Well it had to come I guess. Sir Patrick Leigh Fermor was after all 96 years old. And they were 96 years well lived.
I suspect that he'll be best remembered for his wartime exploits on the German occupied island of Crete, events that he never wrote about although they are the stuff of a Boys Own annual. The Powell and Pressburger film of his adventures show their trademark love of location, a love shared by Pat. The tale of the abduction and evacuation of a nazi general is barely credible but happen it did and bizarrely the events were very much in character.
His was an educated mind but an academic failiure culminating in an assignation with a greengrocers daughter that got him expelled from Kings College Canturbury. His family believed the army would be a fitting career but a peacetime army wasnt for him and so he decided that he would tramp from the Hook of Holland to Constantinople across a continent overshadowed by the upcoming war. A Europe now long vanished, noble families, relics of the Austro-Hungarian Empire swept away in the flood of post-war communism.
His two volumes of travel memoirs A time of gifts and Between the woods and the water are extraordinary - dense, lyrical, erudite and utterly bewitching. He set off in 1932 with an allowance of £5 a month and via - hostels and monasteries, sheep byres and castles reached Constantinople on New Years Day 1935. Unfortunately the final leg of his journey will now never be detailed. He spent his 20th birthday in a monastery on Mount Athos and a month later took part in a cavalry charge suppressing a rebellion in Greece. He fell in love both with Greece where he spent many years and also a Romanian princess. On the outbreak of war he returned and joined the Intellegence Corps were he was employed as a liasion officer with the greeks fighting the Italians to a standstill and then once the Germans invaded being evacuated to Crete where he fought a guerilla war.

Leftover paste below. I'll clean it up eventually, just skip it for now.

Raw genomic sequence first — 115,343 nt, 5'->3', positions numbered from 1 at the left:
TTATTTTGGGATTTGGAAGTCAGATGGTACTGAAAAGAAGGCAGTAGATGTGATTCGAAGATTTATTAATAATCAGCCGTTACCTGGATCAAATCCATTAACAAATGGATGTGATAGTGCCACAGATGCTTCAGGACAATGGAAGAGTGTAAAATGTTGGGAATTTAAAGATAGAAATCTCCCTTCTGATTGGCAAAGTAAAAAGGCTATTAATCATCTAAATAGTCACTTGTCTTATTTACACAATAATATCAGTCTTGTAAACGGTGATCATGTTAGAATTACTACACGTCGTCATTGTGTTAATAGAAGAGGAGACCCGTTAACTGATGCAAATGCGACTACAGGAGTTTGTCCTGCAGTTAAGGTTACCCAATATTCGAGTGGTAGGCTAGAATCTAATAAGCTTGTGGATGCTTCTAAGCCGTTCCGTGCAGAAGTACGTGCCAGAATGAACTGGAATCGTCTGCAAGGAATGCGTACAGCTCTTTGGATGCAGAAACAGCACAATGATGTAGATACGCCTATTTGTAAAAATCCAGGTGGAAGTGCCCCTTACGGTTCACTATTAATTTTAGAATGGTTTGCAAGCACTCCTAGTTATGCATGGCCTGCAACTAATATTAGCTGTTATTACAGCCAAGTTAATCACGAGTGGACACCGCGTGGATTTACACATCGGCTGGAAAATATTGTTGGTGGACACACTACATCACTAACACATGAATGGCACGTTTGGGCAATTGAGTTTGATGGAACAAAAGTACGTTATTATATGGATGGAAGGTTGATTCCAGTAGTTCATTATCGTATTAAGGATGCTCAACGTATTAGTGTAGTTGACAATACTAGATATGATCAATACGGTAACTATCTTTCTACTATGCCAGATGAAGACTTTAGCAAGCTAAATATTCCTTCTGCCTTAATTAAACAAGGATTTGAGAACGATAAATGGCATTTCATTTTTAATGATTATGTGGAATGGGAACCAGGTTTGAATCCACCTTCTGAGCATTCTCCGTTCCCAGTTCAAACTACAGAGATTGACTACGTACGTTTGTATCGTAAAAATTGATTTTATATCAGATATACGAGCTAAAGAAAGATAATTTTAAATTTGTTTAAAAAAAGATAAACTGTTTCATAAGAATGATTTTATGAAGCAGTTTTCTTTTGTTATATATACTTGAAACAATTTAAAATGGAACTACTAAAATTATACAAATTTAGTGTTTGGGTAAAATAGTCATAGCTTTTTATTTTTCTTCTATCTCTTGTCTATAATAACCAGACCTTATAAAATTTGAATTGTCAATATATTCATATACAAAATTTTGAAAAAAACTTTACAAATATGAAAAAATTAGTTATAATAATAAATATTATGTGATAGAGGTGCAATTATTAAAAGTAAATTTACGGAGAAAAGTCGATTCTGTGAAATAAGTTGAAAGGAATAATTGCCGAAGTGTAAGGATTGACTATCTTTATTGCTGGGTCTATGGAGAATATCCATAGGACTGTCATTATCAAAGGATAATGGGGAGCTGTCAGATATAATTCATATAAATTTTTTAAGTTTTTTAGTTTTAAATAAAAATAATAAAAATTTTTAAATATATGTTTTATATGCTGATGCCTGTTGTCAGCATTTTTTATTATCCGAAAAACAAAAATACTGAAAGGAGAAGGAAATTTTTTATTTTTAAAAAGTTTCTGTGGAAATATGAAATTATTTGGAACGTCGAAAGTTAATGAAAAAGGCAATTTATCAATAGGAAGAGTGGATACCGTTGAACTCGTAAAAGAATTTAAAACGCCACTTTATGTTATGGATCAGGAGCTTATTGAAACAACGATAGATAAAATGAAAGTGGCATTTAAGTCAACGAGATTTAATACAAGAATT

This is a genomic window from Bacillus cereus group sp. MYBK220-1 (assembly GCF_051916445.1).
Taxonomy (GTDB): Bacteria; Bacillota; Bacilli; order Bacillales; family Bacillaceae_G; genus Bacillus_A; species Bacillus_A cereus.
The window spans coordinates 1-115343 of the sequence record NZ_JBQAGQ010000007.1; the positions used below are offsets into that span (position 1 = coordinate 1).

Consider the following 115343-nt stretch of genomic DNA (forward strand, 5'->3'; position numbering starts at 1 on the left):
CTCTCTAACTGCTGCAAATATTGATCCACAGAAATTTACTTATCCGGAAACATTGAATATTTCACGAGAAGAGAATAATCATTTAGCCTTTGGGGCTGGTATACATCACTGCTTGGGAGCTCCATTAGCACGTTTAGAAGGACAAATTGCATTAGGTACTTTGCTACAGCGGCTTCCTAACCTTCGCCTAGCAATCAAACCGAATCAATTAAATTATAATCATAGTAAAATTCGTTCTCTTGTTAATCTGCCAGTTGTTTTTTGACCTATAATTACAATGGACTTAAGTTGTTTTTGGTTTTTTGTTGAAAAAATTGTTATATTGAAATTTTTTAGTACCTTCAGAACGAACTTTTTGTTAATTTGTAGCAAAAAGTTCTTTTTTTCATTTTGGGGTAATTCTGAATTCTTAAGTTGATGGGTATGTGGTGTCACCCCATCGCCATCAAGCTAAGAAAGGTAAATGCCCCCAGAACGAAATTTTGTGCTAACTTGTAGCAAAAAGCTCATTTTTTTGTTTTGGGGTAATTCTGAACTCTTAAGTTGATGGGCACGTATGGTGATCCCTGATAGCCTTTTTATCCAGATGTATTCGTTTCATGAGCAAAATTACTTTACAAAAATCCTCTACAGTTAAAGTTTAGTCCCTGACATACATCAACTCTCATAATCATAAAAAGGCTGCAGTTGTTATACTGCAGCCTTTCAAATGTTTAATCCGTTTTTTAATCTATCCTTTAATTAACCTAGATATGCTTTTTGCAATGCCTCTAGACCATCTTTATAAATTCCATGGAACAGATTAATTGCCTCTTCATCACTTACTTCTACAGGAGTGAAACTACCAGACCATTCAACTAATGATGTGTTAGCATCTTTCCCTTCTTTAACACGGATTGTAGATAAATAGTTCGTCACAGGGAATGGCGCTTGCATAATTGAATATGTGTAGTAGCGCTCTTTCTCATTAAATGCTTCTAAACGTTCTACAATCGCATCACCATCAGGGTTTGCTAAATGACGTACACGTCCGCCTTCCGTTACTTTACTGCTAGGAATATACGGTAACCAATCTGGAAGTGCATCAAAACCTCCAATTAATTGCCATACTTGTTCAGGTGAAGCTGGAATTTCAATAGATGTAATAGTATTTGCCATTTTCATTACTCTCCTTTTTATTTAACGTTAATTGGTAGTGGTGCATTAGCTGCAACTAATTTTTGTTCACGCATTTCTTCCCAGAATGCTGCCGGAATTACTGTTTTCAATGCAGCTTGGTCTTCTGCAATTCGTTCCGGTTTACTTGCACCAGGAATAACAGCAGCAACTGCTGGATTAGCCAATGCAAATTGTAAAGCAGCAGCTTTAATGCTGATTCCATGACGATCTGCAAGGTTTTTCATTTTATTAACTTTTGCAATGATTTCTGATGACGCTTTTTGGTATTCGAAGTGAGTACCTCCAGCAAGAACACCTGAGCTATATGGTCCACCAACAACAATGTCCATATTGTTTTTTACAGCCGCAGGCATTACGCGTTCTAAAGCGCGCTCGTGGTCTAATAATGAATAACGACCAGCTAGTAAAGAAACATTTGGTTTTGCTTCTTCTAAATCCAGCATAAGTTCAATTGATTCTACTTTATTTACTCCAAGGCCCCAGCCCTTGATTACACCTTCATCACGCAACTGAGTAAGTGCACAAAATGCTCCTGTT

He published his first book The Travellers Tree in 1950 a recital of his travels in the Caribbean after the war but his love was on the Mediterranean and Greence in particular and he lived the rest of his life in the sun - soaking up all he could of life. He wrote in long hand only very recently adopting a manual typewriter which mirrored a lengthy writing process where each word was measured before use.
He married in 1968 but leaves no children.